Section 53(e) of the Trade Practices Act 1974 (Cth), and its State and Territory analogues, provide, one might confidently believe, ample protection against false or misleading advertising over the price at which goods are supplied. However recent actions by suppliers, and court outcomes following those actions, do not appear to lend much credence to such a belief. This article records and examines such events, and suggests several methods, some radical, by which much more could be done to achieve better compliance with those provisions. Given how easy it is to mislead over price, such an aim is clearly warranted.
  • DISCRETION, POWER AND THE "ACCRUED" JURISDICTION OF THE FAMILY COURT
        Lee Aitken
        p.694                                                                                      +cite        
        Although it is clear that the Family Court enjoys an accrued jurisdiction, a number of doubts remain about its operation. In particular, it has been suggested that it is "discretionary". If so, this would cut across accepted principles with respect to the exercise of the jurisdiction generally. Furthermore, the issue is of vital importance in a family law context where the myriad factual matters and parties involved in a matrimonial dispute bring the issue of accrued relief into sharp focus. Paradoxically, the question of accrued jurisdiction in the Federal Court usually involves some arid jurisdictional question, raised by a party seeking a mere tactical advantage. In the Family Court, accrued jurisdiction may frequently be a central issue as the recent cases discussed in this article indicate. The article examines the peculiar features of accrued jurisdiction in the Family Court where a number of difficult questions remain to be resolved.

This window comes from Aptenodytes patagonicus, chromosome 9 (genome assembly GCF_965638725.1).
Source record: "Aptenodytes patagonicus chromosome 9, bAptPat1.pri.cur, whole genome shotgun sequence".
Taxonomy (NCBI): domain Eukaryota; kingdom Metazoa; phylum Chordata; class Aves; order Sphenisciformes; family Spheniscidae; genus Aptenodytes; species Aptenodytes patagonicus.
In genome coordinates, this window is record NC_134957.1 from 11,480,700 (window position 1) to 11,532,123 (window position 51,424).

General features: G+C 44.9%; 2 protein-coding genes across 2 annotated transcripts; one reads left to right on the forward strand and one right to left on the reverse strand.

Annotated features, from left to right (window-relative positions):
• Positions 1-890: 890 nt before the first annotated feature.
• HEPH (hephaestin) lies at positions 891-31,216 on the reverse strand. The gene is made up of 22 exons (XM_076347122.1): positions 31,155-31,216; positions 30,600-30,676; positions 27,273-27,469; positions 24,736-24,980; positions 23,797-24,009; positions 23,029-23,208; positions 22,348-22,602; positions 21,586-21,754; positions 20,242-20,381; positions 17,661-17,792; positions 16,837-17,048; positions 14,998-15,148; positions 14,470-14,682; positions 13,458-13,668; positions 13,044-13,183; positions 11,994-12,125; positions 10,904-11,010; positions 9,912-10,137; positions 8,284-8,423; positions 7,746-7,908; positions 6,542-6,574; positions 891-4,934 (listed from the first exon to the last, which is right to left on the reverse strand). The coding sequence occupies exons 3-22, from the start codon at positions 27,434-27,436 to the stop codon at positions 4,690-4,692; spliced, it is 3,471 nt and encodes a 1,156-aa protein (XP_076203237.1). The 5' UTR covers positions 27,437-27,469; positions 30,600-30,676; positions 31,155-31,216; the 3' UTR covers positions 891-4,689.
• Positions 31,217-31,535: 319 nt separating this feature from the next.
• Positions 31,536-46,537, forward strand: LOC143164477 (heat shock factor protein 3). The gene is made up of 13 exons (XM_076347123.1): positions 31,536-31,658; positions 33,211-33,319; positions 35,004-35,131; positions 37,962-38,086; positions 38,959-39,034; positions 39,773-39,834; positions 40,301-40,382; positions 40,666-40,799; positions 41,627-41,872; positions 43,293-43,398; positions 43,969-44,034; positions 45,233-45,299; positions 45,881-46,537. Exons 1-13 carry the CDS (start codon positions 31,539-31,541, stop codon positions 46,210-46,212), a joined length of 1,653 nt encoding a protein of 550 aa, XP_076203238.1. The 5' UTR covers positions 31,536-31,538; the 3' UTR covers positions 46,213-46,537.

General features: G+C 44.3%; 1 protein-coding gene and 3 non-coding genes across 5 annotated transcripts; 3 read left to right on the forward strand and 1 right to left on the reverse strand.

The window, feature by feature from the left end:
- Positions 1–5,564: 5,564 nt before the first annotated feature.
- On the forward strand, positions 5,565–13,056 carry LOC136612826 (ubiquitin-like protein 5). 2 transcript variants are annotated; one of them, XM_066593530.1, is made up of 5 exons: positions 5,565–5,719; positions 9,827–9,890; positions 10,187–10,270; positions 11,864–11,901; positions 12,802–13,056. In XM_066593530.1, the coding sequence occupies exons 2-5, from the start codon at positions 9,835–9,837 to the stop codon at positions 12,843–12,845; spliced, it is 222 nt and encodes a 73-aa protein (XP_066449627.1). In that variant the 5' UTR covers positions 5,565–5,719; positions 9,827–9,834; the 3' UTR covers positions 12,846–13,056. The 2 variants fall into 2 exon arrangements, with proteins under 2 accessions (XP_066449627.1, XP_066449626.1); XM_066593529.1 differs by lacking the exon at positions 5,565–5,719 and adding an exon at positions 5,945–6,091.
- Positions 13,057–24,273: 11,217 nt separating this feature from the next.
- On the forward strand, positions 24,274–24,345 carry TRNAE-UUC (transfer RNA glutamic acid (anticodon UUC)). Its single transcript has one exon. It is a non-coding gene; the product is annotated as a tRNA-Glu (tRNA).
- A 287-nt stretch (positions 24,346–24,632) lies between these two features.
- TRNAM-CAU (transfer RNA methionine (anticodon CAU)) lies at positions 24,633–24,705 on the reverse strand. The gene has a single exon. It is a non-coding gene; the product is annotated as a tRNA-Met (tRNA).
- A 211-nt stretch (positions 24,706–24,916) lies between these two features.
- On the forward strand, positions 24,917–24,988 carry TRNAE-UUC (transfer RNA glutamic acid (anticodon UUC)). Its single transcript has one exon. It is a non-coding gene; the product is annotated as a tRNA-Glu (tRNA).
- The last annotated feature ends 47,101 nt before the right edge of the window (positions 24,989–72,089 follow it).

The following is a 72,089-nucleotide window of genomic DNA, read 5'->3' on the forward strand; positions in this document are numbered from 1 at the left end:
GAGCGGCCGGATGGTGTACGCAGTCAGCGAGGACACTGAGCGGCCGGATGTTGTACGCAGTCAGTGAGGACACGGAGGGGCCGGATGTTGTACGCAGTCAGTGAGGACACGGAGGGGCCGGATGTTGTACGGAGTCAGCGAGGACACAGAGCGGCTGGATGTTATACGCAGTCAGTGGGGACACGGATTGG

• SPEECH TO THE AUSTRALIAN LAWYERS PHIL-HELLENIC ASSOCIATION
        Hon Justice P W Young AO
        p.704                                                                                      +cite        
        In examining the quotation by the Greek philosopher Pythagoras, "Do not say a little in many words, but a great deal in few", the author first provides a brief account of the Pythagoras Theorem and then of Pythagoras the philosopher before focusing on what he could have possibly meant by the quote. After a discussion of its possible interpretations, whether it advocates brevity and clarity, it being better to know nothing about a subject than just a little, or of it being better to know a lot about one thing than a little about many things, the author looks at the relevance of Pythagoras' words to the modern lawyer.